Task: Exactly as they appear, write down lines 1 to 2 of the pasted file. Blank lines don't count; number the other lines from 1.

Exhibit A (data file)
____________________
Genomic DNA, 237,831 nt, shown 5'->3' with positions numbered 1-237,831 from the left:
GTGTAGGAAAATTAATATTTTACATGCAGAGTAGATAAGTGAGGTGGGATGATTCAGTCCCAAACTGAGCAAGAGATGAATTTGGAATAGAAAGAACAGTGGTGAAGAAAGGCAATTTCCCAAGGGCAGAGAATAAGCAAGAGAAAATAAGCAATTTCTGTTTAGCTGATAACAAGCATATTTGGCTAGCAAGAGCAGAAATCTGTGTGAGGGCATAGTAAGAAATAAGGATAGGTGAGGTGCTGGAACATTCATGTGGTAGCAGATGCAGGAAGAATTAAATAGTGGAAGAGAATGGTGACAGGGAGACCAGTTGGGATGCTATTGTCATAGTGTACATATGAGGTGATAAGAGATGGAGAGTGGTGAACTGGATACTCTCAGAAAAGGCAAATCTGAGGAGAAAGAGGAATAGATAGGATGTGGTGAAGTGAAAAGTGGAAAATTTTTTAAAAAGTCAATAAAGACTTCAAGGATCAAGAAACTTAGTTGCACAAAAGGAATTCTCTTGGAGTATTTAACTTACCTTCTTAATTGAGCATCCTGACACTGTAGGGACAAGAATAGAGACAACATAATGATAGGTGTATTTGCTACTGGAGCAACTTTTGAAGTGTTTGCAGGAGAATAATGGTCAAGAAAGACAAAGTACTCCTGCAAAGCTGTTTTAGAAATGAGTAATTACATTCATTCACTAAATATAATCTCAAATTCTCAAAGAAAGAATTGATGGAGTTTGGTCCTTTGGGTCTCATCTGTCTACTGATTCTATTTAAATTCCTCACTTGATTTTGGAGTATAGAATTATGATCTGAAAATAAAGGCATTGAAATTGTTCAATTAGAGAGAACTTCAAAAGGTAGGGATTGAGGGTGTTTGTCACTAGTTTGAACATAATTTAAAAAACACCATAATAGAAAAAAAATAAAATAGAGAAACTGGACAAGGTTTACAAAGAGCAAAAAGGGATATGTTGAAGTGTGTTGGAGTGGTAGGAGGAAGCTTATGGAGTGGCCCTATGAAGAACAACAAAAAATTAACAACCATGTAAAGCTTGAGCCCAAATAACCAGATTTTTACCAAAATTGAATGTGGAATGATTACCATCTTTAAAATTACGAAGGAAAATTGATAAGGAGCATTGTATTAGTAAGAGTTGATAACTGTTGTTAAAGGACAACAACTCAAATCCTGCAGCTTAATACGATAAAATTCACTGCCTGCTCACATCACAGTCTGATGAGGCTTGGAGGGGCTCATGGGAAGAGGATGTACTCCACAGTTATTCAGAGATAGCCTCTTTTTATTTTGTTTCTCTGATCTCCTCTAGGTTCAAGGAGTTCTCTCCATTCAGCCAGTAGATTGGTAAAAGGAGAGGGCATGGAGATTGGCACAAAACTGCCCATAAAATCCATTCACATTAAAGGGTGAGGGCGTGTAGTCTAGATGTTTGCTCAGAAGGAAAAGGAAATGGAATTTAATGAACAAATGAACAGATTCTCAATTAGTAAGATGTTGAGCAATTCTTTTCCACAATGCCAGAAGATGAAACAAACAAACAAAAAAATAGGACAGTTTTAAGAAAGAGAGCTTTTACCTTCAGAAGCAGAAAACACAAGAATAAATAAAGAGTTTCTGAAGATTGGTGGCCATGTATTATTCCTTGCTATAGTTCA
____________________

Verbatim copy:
Genomic DNA, 237,831 nt, shown 5'->3' with positions numbered 1-237,831 from the left:
GTGTAGGAAAATTAATATTTTACATGCAGAGTAGATAAGTGAGGTGGGATGATTCAGTCCCAAACTGAGCAAGAGATGAATTTGGAATAGAAAGAACAGTGGTGAAGAAAGGCAATTTCCCAAGGGCAGAGAATAAGCAAGAGAAAATAAGCAATTTCTGTTTAGCTGATAACAAGCATATTTGGCTAGCAAGAGCAGAAATCTGTGTGAGGGCATAGTAAGAAATAAGGATAGGTGAGGTGCTGGAACATTCATGTGGTAGCAGATGCAGGAAGAATTAAATAGTGGAAGAGAATGGTGACAGGGAGACCAGTTGGGATGCTATTGTCATAGTGTACATATGAGGTGATAAGAGATGGAGAGTGGTGAACTGGATACTCTCAGAAAAGGCAAATCTGAGGAGAAAGAGGAATAGATAGGATGTGGTGAAGTGAAAAGTGGAAAATTTTTTAAAAAGTCAATAAAGACTTCAAGGATCAAGAAACTTAGTTGCACAAAAGGAATTCTCTTGGAGTATTTAACTTACCTTCTTAATTGAGCATCCTGACACTGTAGGGACAAGAATAGAGACAACATAATGATAGGTGTATTTGCTACTGGAGCAACTTTTGAAGTGTTTGCAGGAGAATAATGGTCAAGAAAGACAAAGTACTCCTGCAAAGCTGTTTTAGAAATGAGTAATTACATTCATTCACTAAATATAATCTCAAATTCTCAAAGAAAGAATTGATGGAGTTTGGTCCTTTGGGTCTCATCTGTCTACTGATTCTATTTAAATTCCTCACTTGATTTTGGAGTATAGAATTATGATCTGAAAATAAAGGCATTGAAATTGTTCAATTAGAGAGAACTTCAAAAGGTAGGGATTGAGGGTGTTTGTCACTAGTTTGAACATAATTTAAAAAACACCATAATAGAAAAAAAATAAAATAGAGAAACTGGACAAGGTTTACAAAGAGCAAAAAGGGATATGTTGAAGTGTGTTGGAGTGGTAGGAGGAAGCTTATGGAGTGGCCCTATGAAGAACAACAAAAAATTAACAACCATGTAAAGCTTGAGCCCAAATAACCAGATTTTTACCAAAATTGAATGTGGAATGATTACCATCTTTAAAATTACGAAGGAAAATTGATAAGGAGCATTGTATTAGTAAGAGTTGATAACTGTTGTTAAAGGACAACAACTCAAATCCTGCAGCTTAATACGATAAAATTCACTGCCTGCTCACATCACAGTCTGATGAGGCTTGGAGGGGCTCATGGGAAGAGGATGTACTCCACAGTTATTCAGAGATAGCCTCTTTTTATTTTGTTTCTCTGATCTCCTCTAGGTTCAAGGAGTTCTCTCCATTCAGCCAGTAGATTGGTAAAAGGAGAGGGCATGGAGATTGGCACAAAACTGCCCATAAAATCCATTCACATTAAAGGGTGAGGGCGTGTAGTCTAGATGTTTGCTCAGAAGGAAAAGGAAATGGAATTTAATGAACAAATGAACAGATTCTCAATTAGTAAGATGTTGAGCAATTCTTTTCCACAATGCCAGAAGATGAAACAAACAAACAAAAAAATAGGACAGTTTTAAGAAAGAGAGCTTTTACCTTCAGAAGCAGAAAACACAAGAATAAATAAAGAGTTTCTGAAGATTGGTGGCCATGTATTATTCCTTGCTATAGTTCA